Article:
Objective To determine the nature of the association between renal dysfunction and outcomes following transcatheter aortic valve implantation (TAVI) in all cases performed in the UK between 2007 and 2012.
Methods The UK TAVI registry was established to report outcomes on all TAVI procedures performed within the UK. Data were collected prospectively on 3980 patients from 1 January 2007 until 31 December 2012.
Results In total, 205 patients (5.5%) died during their admission. Moderate to advanced chronic kidney disease (CKD) (estimated glomerular filtration rate (eGFR) <45 mL/min/1.73 m2) was significantly associated with increased mortality, even after adjustment for risk factors (OR 1.45, 95% CI 1.03 to 2.05; p=0.04). For every 10 mL/min/1.73 m2 decrease in eGFR, in-hospital mortality increased by 8.2% (95% CI 1.1% to 14.7%; p=0.03). In total 1119 patients (30.2%) died during the follow-up period (median 543 days). Moderate to advanced CKD (eGFR <45 mL/min/1.73 m2) was significantly associated with increased mortality, even after adjustment for risk factors (OR 1.36, 95% CI 1.17 to 1.58; p<0.001). For every 10 mL/min/1.73 m2 decrease in eGFR, cumulative mortality increased by 4.4% (95% CI 1.2% to 7.5%; p=0.007). Preoperative kidney function and the need for preoperative dialysis treatment discriminated between patients who died and survived. However, predictive power was poor with none of the c-statistics being >0.6.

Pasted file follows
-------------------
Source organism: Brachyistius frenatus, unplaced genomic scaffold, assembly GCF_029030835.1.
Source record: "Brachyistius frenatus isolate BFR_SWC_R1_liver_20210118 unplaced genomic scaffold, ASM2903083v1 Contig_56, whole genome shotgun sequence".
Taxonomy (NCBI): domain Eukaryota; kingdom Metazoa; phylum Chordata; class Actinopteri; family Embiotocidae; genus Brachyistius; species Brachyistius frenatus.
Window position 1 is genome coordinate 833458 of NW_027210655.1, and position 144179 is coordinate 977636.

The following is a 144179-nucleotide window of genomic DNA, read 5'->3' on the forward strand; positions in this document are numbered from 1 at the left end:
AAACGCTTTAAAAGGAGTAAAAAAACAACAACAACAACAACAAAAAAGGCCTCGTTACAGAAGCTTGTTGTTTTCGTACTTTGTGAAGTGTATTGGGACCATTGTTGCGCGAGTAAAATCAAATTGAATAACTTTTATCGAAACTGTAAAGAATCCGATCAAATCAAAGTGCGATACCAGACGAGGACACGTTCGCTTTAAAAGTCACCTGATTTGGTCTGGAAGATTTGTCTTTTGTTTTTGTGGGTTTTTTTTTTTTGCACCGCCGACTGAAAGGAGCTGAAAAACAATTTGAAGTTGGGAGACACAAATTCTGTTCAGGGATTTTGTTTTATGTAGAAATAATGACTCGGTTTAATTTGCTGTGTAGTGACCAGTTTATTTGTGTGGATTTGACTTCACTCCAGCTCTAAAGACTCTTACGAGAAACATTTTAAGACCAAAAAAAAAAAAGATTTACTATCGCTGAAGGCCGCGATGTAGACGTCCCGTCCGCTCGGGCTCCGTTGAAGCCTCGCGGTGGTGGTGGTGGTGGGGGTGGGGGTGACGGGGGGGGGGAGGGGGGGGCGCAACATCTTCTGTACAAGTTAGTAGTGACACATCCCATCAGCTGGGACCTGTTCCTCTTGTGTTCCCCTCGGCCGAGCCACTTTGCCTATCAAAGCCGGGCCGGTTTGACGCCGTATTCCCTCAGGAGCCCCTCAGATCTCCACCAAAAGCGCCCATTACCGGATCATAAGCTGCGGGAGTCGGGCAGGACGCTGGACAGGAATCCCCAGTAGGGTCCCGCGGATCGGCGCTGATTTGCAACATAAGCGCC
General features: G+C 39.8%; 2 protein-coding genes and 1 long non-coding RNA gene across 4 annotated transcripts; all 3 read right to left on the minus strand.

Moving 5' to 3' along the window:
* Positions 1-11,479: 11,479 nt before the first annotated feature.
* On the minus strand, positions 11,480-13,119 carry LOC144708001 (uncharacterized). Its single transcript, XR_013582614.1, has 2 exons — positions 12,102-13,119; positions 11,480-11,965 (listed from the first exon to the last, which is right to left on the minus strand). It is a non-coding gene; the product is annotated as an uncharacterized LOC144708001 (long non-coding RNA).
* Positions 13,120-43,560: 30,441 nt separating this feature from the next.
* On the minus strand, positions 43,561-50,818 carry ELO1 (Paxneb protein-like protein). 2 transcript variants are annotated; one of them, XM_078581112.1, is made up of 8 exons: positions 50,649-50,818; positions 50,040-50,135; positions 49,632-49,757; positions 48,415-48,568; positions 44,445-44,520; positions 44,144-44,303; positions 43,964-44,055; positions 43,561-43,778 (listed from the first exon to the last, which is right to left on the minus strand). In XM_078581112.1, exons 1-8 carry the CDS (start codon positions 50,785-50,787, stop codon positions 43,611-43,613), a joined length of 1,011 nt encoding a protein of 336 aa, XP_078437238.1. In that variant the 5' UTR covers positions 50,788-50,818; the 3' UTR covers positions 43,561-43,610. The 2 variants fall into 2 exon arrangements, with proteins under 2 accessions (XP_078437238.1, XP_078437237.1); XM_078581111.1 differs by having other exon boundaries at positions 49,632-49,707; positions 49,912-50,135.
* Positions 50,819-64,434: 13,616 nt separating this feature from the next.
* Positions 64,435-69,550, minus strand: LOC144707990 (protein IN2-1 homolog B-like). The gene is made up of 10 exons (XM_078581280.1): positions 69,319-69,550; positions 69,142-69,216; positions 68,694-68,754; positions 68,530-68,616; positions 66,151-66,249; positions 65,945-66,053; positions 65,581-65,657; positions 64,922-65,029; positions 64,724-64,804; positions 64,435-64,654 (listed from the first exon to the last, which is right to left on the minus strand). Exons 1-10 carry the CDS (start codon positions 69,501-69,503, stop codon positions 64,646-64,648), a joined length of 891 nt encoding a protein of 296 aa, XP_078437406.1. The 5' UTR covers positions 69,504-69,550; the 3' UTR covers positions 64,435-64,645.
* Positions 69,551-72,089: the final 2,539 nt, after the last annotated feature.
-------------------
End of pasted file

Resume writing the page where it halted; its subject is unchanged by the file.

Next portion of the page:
Conclusions Pre-procedural renal dysfunction is associated, in a graded fashion independently of dialysis status, with worse outcomes, including mortality in patients undergoing TAVI.
Statistics from Altmetric.com
If you wish to reuse any or all of this article please use the link below which will take you to the Copyright Clearance Center’s RightsLink service. You will be able to get a quick price and instant permission to reuse the content in many different ways.